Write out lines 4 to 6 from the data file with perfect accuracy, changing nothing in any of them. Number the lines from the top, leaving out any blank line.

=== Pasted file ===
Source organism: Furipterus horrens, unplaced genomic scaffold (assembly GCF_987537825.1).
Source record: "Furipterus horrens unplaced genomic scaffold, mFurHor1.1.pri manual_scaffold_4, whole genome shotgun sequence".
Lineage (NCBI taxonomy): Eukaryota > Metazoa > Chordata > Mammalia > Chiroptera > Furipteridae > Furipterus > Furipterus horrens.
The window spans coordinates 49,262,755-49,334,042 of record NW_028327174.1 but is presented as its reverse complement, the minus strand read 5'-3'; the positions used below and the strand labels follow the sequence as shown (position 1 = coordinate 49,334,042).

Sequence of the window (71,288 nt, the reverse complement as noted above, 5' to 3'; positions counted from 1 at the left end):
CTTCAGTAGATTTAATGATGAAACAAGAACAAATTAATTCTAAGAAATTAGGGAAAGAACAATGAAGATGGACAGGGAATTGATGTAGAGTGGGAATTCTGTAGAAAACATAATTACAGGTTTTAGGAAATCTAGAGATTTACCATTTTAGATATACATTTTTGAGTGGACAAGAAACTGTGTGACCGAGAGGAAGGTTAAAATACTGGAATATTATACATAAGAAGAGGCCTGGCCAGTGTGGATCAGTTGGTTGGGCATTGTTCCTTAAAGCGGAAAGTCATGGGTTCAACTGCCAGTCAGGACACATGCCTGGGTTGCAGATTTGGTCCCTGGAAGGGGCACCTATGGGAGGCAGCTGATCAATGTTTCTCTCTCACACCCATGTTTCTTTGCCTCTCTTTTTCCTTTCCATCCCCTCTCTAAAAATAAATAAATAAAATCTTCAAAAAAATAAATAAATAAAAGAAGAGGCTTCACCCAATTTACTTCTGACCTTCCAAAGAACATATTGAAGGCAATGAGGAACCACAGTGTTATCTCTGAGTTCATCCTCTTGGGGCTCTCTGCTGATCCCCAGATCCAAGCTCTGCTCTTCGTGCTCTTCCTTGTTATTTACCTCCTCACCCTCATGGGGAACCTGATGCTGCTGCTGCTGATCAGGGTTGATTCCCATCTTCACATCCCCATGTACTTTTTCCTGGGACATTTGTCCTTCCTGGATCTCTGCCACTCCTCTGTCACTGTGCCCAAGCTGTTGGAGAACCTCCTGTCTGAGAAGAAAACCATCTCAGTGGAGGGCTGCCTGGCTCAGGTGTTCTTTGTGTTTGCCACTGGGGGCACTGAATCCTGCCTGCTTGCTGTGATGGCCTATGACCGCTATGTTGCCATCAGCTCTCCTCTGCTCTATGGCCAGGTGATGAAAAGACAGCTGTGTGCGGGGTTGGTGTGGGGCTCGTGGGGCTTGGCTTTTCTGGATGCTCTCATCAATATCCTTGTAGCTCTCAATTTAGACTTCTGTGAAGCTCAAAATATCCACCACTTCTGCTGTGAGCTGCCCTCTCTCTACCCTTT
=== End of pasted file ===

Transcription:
The window spans coordinates 49,262,755-49,334,042 of record NW_028327174.1 but is presented as its reverse complement, the minus strand read 5'-3'; the positions used below and the strand labels follow the sequence as shown (position 1 = coordinate 49,334,042).

Sequence of the window (71,288 nt, the reverse complement as noted above, 5' to 3'; positions counted from 1 at the left end):
CTTCAGTAGATTTAATGATGAAACAAGAACAAATTAATTCTAAGAAATTAGGGAAAGAACAATGAAGATGGACAGGGAATTGATGTAGAGTGGGAATTCTGTAGAAAACATAATTACAGGTTTTAGGAAATCTAGAGATTTACCATTTTAGATATACATTTTTGAGTGGACAAGAAACTGTGTGACCGAGAGGAAGGTTAAAATACTGGAATATTATACATAAGAAGAGGCCTGGCCAGTGTGGATCAGTTGGTTGGGCATTGTTCCTTAAAGCGGAAAGTCATGGGTTCAACTGCCAGTCAGGACACATGCCTGGGTTGCAGATTTGGTCCCTGGAAGGGGCACCTATGGGAGGCAGCTGATCAATGTTTCTCTCTCACACCCATGTTTCTTTGCCTCTCTTTTTCCTTTCCATCCCCTCTCTAAAAATAAATAAATAAAATCTTCAAAAAAATAAATAAATAAAAGAAGAGGCTTCACCCAATTTACTTCTGACCTTCCAAAGAACATATTGAAGGCAATGAGGAACCACAGTGTTATCTCTGAGTTCATCCTCTTGGGGCTCTCTGCTGATCCCCAGATCCAAGCTCTGCTCTTCGTGCTCTTCCTTGTTATTTACCTCCTCACCCTCATGGGGAACCTGATGCTGCTGCTGCTGATCAGGGTTGATTCCCATCTTCACATCCCCATGTACTTTTTCCTGGGACATTTGTCCTTCCTGGATCTCTGCCACTCCTCTGTCACTGTGCCCAAGCTGTTGGAGAACCTCCTGTCTGAGAAGAAAACCATCTCAGTGGAGGGCTGCCTGGCTCAGGTGTTCTTTGTGTTTGCCACTGGGGGCACTGAATCCTGCCTGCTTGCTGTGATGGCCTATGACCGCTATGTTGCCATCAGCTCTCCTCTGCTCTATGGCCAGGTGATGAAAAGACAGCTGTGTGCGGGGTTGGTGTGGGGCTCGTGGGGCTTGGCTTTTCTGGATGCTCTCATCAATATCCTTGTAGCTCTCAATTTAGACTTCTGTGAAGCTCAAAATATCCACCACTTCTGCTGTGAGCTGCCCTCTCTCTACCCTTT